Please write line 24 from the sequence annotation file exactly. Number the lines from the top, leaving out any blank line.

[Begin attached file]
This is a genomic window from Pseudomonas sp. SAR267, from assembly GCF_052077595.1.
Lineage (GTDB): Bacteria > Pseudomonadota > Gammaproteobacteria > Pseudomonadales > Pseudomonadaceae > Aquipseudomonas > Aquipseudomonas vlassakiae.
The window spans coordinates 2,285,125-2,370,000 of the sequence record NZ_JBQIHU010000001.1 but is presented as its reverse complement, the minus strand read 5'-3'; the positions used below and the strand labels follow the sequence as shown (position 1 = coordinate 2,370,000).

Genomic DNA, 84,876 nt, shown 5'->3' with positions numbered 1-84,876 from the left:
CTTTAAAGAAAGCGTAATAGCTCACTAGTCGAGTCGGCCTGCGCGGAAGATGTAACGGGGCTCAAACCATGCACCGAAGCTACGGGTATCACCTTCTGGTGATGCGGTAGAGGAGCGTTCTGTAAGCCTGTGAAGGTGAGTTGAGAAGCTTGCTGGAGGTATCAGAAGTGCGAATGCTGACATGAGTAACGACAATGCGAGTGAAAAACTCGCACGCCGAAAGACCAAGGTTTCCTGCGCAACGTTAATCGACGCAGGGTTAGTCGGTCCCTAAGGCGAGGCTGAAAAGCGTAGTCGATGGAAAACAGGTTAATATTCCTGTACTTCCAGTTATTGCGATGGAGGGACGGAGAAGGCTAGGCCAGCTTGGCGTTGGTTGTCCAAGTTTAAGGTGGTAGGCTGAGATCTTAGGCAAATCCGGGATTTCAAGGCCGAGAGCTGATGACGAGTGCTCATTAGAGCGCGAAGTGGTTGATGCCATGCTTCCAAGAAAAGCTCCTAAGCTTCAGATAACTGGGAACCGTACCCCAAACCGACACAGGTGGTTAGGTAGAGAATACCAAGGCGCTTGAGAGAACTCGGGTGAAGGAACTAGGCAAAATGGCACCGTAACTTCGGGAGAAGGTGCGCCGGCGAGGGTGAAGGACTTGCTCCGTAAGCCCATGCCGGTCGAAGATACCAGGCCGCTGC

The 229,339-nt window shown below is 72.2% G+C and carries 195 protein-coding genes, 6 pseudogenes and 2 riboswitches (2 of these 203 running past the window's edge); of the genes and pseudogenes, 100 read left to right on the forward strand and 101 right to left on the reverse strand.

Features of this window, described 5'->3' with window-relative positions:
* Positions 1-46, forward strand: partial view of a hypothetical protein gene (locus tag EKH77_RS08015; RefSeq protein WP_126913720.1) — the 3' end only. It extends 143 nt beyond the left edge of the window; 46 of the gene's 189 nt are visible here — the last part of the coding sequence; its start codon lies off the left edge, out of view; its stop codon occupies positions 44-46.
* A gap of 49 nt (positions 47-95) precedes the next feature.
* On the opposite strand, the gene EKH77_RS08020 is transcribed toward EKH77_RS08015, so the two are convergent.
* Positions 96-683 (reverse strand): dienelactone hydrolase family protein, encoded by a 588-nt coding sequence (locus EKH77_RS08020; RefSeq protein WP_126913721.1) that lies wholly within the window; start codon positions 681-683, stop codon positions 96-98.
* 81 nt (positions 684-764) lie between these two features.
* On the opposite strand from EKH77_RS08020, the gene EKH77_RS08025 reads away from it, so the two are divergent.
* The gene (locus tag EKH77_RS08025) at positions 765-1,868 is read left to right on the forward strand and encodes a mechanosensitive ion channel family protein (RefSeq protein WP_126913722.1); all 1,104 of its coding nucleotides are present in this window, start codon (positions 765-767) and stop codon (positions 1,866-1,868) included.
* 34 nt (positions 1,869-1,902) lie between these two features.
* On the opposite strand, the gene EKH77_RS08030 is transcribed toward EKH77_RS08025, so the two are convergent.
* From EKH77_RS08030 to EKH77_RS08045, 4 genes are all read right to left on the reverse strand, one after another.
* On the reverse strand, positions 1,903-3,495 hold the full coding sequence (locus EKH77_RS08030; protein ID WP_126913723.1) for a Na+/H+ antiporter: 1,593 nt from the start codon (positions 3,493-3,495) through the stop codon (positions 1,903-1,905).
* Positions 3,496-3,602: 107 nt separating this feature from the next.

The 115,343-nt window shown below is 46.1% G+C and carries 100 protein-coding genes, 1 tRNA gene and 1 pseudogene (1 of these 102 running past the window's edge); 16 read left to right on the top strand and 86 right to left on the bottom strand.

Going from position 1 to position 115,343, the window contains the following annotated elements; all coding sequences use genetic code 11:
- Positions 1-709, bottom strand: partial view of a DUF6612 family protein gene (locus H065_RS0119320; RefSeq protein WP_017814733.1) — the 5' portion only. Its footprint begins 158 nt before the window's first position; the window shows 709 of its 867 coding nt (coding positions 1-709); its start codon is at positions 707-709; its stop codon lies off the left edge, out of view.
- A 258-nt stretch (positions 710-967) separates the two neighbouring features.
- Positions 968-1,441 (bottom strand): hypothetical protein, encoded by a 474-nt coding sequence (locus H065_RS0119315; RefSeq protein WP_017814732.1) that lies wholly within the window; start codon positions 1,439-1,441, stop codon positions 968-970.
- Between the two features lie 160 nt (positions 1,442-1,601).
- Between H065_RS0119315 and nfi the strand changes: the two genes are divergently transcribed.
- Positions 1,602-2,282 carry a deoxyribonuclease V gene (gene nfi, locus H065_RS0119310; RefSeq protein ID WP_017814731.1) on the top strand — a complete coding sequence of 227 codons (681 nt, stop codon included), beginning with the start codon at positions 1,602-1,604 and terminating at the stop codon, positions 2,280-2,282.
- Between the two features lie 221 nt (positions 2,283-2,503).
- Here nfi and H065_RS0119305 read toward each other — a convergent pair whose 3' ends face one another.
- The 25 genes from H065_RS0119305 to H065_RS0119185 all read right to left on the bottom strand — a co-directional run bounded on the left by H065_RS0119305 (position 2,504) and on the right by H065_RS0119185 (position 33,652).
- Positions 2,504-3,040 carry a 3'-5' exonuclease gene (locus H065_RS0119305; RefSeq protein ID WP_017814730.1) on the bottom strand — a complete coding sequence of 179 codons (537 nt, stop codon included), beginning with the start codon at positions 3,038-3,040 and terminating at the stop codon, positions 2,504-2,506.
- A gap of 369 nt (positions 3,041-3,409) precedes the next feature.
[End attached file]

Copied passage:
- Positions 968-1,441 (bottom strand): hypothetical protein, encoded by a 474-nt coding sequence (locus H065_RS0119315; RefSeq protein WP_017814732.1) that lies wholly within the window; start codon positions 1,439-1,441, stop codon positions 968-970.